I would be for my readers indulgence, but here is an other philosophical post. Recently I had the chance to try to teach somebody
make dynamic websites and I realized that you must know an awful lot to do this. Just to enumerate a couple of things:
- CSS – which is by no means an easy task by itself, but you must also know the different browser quircks
- Some server side programming language (PHP for example)
- Databases and SQL
- Webservers (like Apache) and at least some knowledge on how to configure them
- HTTP (including headers, encoding, cookies and how they can be used to create the illusion of a session)
So there you have eight different technologies, including two different programming languages. And I didn’t even include things like a graphics editor, Flash, Silverlight or knowing how licenses work (what you can and can’t take, where you must give credit and so on).
To give all this a security angle: it is not hard to see that you must be somewhat of a fanatic to know all this, yet alone know them at a level where you’ve wrapped your head around all the security implications (RFI, XSS, SQL injection, CSRF, …). An other aspect of the problem is that clients don’t necessarily know how to judge the quality of work (other than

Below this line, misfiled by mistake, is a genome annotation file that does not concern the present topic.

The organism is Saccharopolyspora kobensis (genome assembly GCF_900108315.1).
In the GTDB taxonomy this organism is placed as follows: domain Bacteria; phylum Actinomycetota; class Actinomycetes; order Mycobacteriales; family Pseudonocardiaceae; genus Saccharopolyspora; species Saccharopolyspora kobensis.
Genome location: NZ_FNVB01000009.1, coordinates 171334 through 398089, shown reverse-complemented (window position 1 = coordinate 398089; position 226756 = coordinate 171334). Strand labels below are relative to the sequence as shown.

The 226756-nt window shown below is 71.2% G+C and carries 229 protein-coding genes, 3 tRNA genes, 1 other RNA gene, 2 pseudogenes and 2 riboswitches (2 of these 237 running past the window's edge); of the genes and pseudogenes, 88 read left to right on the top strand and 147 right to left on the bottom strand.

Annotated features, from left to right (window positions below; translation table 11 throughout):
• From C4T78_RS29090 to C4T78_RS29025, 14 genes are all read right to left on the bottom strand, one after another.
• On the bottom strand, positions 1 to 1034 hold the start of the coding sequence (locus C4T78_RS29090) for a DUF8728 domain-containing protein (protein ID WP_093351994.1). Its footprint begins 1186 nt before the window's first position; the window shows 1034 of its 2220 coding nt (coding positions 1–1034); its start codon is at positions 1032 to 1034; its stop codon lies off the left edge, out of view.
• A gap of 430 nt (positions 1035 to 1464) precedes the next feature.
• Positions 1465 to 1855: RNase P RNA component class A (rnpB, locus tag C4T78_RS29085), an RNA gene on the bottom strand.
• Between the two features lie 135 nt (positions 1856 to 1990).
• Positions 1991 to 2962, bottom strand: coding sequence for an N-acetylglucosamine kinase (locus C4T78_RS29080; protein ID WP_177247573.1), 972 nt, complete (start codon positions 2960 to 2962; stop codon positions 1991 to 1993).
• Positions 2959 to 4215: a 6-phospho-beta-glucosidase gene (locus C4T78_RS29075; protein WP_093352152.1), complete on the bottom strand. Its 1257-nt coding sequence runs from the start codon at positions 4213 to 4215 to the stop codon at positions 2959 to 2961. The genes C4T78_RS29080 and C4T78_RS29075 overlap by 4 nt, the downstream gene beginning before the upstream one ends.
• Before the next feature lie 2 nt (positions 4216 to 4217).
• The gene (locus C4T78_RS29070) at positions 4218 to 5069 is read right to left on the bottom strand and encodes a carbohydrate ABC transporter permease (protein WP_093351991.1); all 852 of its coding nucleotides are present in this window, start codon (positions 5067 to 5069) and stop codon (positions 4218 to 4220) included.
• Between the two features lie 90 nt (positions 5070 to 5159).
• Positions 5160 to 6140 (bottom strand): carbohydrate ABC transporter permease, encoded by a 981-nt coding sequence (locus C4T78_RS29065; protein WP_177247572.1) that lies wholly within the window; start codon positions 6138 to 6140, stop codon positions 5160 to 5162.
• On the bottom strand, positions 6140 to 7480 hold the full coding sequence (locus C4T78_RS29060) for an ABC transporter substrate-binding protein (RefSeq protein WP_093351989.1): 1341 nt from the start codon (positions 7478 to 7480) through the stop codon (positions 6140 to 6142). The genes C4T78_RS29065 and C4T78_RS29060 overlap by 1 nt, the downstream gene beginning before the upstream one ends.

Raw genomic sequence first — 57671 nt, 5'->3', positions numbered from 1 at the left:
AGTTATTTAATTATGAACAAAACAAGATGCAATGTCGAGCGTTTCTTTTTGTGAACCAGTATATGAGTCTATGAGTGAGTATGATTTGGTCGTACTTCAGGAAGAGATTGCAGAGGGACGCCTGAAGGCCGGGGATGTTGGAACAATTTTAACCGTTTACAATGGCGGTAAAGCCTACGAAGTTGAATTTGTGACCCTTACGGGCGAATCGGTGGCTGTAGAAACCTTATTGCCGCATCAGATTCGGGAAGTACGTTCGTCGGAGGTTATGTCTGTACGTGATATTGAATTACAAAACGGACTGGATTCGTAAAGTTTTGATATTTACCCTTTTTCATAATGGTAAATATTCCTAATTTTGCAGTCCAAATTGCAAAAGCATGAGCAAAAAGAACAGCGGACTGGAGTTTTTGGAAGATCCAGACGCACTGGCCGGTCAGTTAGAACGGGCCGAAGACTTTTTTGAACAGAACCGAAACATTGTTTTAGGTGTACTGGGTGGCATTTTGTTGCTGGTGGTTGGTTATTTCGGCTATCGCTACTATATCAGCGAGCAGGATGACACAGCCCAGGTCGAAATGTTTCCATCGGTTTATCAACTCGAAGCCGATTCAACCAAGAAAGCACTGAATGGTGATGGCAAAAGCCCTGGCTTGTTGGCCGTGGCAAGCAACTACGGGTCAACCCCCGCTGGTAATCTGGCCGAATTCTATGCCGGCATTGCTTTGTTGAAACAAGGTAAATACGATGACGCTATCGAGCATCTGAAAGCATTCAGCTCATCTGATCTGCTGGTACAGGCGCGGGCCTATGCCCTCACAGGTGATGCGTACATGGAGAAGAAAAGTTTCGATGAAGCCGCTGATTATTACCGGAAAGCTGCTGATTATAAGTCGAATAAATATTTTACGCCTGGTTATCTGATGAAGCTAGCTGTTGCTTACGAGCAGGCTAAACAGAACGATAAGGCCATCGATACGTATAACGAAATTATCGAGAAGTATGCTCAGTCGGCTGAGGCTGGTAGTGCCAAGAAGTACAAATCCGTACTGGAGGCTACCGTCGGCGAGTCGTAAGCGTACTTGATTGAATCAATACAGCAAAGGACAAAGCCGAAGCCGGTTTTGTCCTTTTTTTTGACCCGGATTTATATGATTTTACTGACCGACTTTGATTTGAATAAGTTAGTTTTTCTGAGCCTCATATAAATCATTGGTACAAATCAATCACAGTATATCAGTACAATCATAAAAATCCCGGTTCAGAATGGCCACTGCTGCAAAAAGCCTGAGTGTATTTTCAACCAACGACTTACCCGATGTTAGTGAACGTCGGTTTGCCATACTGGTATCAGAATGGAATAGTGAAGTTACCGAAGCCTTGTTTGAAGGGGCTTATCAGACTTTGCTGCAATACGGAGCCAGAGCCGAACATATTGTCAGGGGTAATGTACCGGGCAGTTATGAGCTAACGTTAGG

it looks good and
how much does it costs), which first of all makes it possible for a group of people to do this who don’t know the security best practices. (You can hear a good discussion about a similar problem on the Scope Creep and Other Villains talk from the 2008 SXSW conference, where the presenter talks towards the about how you must educate your clients about the difference between you and your competitors, to avoid turning it into a price war.)
With all this circumstances, it is very plausible that Mass Hacks Likely to Hang Around for a While. I wish I could say something encouraging, but this just has to be a depressing post I guess.